Find some way, therefore, of handing him over to the captain of a ship, to take him to his home country. That may tolerate him with more reason. But during the voyage by all means tie him upon the deck. If he is allowed to go down below, don’t be surprised to find many wine jars half empty. And if the voyage is prolonged, he will drain the perfumed liquid to the dregs. Worse, he might encourage the whole crew to do these very things. In addition to other motives, evil is most persuasive when it assumes the leadership for enjoyment’s sake. And of those who sail in the ocean for pay, who is so austere as not to give way to the dissipation at the sight of this pest dancing the cordax as he passes round the cup? He is an adept in every sort of buffoonery, and the captain of the ship must steel himself against him. Odysseus indeed passed by the shore of the Sirens fast bound, that he might not succumb to pleasure, and this wretch too will be bound, if the crew are wise, that he may not destroy the ship's company with indulgences.
I love op-ed pieces like this. From an article in ABS-CBN about how Robert Burns could be used to reinforce Filipino national identity:
At the peak of the expansion of the Roman Empire, the Scots successfully resisted Roman conquest. Two Roman legions that were sent as an advance column to Scotland vanished without a trace – no bones, no armor, no signs of battle to suggest what became of them. The mighty Romans lost their nerve and zest for conquering Scotland and instead built Hadrian’s Wall; running 73 miles of open country "to separate Romans from the barbarians."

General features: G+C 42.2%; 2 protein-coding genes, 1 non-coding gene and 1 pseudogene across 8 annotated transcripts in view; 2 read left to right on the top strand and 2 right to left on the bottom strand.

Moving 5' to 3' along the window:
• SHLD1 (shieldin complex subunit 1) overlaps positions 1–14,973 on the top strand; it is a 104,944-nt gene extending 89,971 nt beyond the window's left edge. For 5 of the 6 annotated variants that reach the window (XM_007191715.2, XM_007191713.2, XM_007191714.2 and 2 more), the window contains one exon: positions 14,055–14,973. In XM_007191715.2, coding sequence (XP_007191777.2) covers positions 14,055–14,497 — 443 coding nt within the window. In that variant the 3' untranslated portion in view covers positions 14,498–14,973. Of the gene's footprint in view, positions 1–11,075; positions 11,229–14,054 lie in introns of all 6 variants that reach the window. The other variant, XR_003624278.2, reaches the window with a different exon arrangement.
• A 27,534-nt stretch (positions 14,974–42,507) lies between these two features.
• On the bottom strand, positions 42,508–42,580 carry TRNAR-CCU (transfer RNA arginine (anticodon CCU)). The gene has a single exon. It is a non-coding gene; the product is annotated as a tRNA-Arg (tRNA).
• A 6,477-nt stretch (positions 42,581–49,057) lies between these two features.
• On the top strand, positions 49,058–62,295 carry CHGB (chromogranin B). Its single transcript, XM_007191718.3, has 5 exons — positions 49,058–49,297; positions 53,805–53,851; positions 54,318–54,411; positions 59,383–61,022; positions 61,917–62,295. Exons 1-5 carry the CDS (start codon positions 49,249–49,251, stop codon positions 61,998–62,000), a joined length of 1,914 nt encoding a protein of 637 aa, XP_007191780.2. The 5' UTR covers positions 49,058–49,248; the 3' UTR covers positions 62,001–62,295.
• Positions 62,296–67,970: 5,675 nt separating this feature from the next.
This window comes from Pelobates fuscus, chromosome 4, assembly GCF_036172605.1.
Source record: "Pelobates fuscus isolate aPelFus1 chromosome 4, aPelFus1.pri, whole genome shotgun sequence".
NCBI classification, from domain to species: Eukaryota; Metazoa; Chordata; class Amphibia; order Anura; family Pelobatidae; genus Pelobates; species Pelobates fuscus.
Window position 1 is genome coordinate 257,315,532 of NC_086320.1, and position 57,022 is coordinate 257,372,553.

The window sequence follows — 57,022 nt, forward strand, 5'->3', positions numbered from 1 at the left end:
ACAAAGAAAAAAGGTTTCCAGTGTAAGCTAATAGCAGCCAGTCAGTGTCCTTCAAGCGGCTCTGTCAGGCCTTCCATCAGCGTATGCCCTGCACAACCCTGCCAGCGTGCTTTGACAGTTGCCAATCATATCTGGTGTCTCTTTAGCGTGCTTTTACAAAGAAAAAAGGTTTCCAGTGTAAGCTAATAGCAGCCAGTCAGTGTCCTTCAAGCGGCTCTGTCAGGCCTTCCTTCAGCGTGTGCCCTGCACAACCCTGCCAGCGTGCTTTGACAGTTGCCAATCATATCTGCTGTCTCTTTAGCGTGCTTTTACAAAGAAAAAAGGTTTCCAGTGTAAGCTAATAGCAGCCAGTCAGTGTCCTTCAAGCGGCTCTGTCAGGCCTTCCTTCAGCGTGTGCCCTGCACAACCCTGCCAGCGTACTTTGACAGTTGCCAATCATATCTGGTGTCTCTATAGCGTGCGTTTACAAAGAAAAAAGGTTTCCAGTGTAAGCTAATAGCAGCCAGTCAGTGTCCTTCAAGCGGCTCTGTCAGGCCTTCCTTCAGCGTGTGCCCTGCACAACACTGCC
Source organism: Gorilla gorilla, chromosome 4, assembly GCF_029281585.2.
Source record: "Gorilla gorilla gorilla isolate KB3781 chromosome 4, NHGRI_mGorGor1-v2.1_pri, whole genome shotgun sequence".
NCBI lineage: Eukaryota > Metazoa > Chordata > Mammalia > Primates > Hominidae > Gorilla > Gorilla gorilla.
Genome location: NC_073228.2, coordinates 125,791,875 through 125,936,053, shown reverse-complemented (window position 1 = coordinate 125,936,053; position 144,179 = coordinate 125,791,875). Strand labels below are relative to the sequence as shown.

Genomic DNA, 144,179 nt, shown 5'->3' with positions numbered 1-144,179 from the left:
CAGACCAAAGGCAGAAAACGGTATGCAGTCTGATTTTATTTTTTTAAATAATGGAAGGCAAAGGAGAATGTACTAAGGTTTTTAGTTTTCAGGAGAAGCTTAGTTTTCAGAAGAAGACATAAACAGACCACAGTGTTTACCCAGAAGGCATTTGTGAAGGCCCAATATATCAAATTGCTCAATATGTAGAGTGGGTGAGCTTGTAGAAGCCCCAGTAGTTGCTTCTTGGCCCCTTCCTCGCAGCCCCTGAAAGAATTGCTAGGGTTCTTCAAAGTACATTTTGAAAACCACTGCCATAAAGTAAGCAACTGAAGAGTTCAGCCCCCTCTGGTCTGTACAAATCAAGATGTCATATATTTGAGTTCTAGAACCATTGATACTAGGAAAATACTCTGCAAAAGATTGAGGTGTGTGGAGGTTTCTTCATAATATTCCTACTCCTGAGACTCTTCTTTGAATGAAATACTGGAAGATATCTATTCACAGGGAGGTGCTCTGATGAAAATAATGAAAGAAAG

Synesius complaining in very recognisable terms to his brother about their relatives (Ep 3):
Aeschines had already been buried three days when his niece came
to visit his tomb for the first time. Custom, you know, does not permit girls to attend
funerals once they are engaged to be married. However, even then she was dressed in
purple, with a diaphanous veil over her hair, and she had decked herself with gold and
precious stones that she might not be a sign of evil omen to her fiance. Sitting on a
chair with double cushions and silver feet, so they say, she complained against the bad-timing of this misfortune, on the grounds that Aeschines should have died either
before her wedding or after it, and she was angry with us because we were in mourning. Hardly waiting for the seventh day, on which we had met for the funeral banquet, she got into her mule car, along with that talkative old nurse of hers, and, when the
forum was busy, set out on her stately course for Teucheira with all her adornments.
Next week she is preparing to display herself crowned with fillets and
with a towering head-dress like Cybele.
We are in no way wronged by this except in the fact, patent to the entire world, that we have relations with very bad taste. .
The last of the Theodosian anniversaries. On this day in 393, Honorius was made emperor by his father Theodosius. This is what Sozomen had to say (7.24.1):
When he had completed his preparations for war, Theodosius declared his younger son Honorius emperor, and leaving him to reign at Constantinople conjointly with Arcadius, who had previously been appointed emperor, he departed from the East to the West at the head of his troops